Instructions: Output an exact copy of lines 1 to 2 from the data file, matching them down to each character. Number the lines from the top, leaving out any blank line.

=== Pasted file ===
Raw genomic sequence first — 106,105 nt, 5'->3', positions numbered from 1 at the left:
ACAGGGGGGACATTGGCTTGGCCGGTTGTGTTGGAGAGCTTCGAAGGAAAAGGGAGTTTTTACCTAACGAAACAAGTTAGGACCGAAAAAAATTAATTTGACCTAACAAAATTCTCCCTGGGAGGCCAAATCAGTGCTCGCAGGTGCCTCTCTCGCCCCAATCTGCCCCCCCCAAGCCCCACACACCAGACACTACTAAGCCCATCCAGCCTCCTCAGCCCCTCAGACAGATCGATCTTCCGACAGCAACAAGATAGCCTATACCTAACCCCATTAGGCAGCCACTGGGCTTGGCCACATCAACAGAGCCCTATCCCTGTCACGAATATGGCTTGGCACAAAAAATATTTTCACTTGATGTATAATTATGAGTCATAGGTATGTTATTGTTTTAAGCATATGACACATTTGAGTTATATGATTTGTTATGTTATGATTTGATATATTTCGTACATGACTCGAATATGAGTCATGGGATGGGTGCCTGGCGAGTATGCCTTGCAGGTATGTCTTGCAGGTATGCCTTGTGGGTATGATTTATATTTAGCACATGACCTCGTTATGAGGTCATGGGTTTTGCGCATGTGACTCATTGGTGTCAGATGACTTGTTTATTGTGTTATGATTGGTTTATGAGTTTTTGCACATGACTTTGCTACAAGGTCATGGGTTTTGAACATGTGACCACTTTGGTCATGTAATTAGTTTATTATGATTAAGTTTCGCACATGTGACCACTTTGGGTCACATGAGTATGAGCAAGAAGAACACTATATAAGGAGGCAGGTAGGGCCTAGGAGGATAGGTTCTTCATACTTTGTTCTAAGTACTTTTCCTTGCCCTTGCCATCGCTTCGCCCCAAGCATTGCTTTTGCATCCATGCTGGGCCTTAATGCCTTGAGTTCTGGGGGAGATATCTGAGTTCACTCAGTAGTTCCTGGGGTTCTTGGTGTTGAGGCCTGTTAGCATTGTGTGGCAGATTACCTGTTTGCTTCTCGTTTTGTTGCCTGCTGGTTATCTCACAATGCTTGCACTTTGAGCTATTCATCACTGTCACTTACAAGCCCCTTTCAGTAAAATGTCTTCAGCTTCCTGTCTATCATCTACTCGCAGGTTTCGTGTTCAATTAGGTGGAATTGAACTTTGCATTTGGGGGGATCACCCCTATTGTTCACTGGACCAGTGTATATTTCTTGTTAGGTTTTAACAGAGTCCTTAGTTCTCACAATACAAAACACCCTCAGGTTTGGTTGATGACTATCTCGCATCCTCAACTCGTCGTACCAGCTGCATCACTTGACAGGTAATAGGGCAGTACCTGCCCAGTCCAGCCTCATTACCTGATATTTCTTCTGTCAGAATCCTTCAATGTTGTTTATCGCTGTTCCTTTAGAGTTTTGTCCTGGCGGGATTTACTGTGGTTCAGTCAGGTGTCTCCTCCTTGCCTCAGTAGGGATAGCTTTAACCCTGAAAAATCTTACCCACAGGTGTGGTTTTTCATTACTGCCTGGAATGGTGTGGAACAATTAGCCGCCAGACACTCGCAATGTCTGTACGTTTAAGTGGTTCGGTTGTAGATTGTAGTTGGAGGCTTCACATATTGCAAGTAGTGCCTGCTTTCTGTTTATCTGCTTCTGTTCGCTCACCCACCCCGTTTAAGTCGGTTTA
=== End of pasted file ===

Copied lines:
Raw genomic sequence first — 106,105 nt, 5'->3', positions numbered from 1 at the left:
ACAGGGGGGACATTGGCTTGGCCGGTTGTGTTGGAGAGCTTCGAAGGAAAAGGGAGTTTTTACCTAACGAAACAAGTTAGGACCGAAAAAAATTAATTTGACCTAACAAAATTCTCCCTGGGAGGCCAAATCAGTGCTCGCAGGTGCCTCTCTCGCCCCAATCTGCCCCCCCCAAGCCCCACACACCAGACACTACTAAGCCCATCCAGCCTCCTCAGCCCCTCAGACAGATCGATCTTCCGACAGCAACAAGATAGCCTATACCTAACCCCATTAGGCAGCCACTGGGCTTGGCCACATCAACAGAGCCCTATCCCTGTCACGAATATGGCTTGGCACAAAAAATATTTTCACTTGATGTATAATTATGAGTCATAGGTATGTTATTGTTTTAAGCATATGACACATTTGAGTTATATGATTTGTTATGTTATGATTTGATATATTTCGTACATGACTCGAATATGAGTCATGGGATGGGTGCCTGGCGAGTATGCCTTGCAGGTATGTCTTGCAGGTATGCCTTGTGGGTATGATTTATATTTAGCACATGACCTCGTTATGAGGTCATGGGTTTTGCGCATGTGACTCATTGGTGTCAGATGACTTGTTTATTGTGTTATGATTGGTTTATGAGTTTTTGCACATGACTTTGCTACAAGGTCATGGGTTTTGAACATGTGACCACTTTGGTCATGTAATTAGTTTATTATGATTAAGTTTCGCACATGTGACCACTTTGGGTCACATGAGTATGAGCAAGAAGAACACTATATAAGGAGGCAGGTAGGGCCTAGGAGGATAGGTTCTTCATACTTTGTTCTAAGTACTTTTCCTTGCCCTTGCCATCGCTTCGCCCCAAGCATTGCTTTTGCATCCATGCTGGGCCTTAATGCCTTGAGTTCTGGGGGAGATATCTGAGTTCACTCAGTAGTTCCTGGGGTTCTTGGTGTTGAGGCCTGTTAGCATTGTGTGGCAGATTACCTGTTTGCTTCTCGTTTTGTTGCCTGCTGGTTATCTCACAATGCTTGCACTTTGAGCTATTCATCACTGTCACTTACAAGCCCCTTTCAGTAAAATGTCTTCAGCTTCCTGTCTATCATCTACTCGCAGGTTTCGTGTTCAATTAGGTGGAATTGAACTTTGCATTTGGGGGGATCACCCCTATTGTTCACTGGACCAGTGTATATTTCTTGTTAGGTTTTAACAGAGTCCTTAGTTCTCACAATACAAAACACCCTCAGGTTTGGTTGATGACTATCTCGCATCCTCAACTCGTCGTACCAGCTGCATCACTTGACAGGTAATAGGGCAGTACCTGCCCAGTCCAGCCTCATTACCTGATATTTCTTCTGTCAGAATCCTTCAATGTTGTTTATCGCTGTTCCTTTAGAGTTTTGTCCTGGCGGGATTTACTGTGGTTCAGTCAGGTGTCTCCTCCTTGCCTCAGTAGGGATAGCTTTAACCCTGAAAAATCTTACCCACAGGTGTGGTTTTTCATTACTGCCTGGAATGGTGTGGAACAATTAGCCGCCAGACACTCGCAATGTCTGTACGTTTAAGTGGTTCGGTTGTAGATTGTAGTTGGAGGCTTCACATATTGCAAGTAGTGCCTGCTTTCTGTTTATCTGCTTCTGTTCGCTCACCCACCCCGTTTAAGTCGGTTTA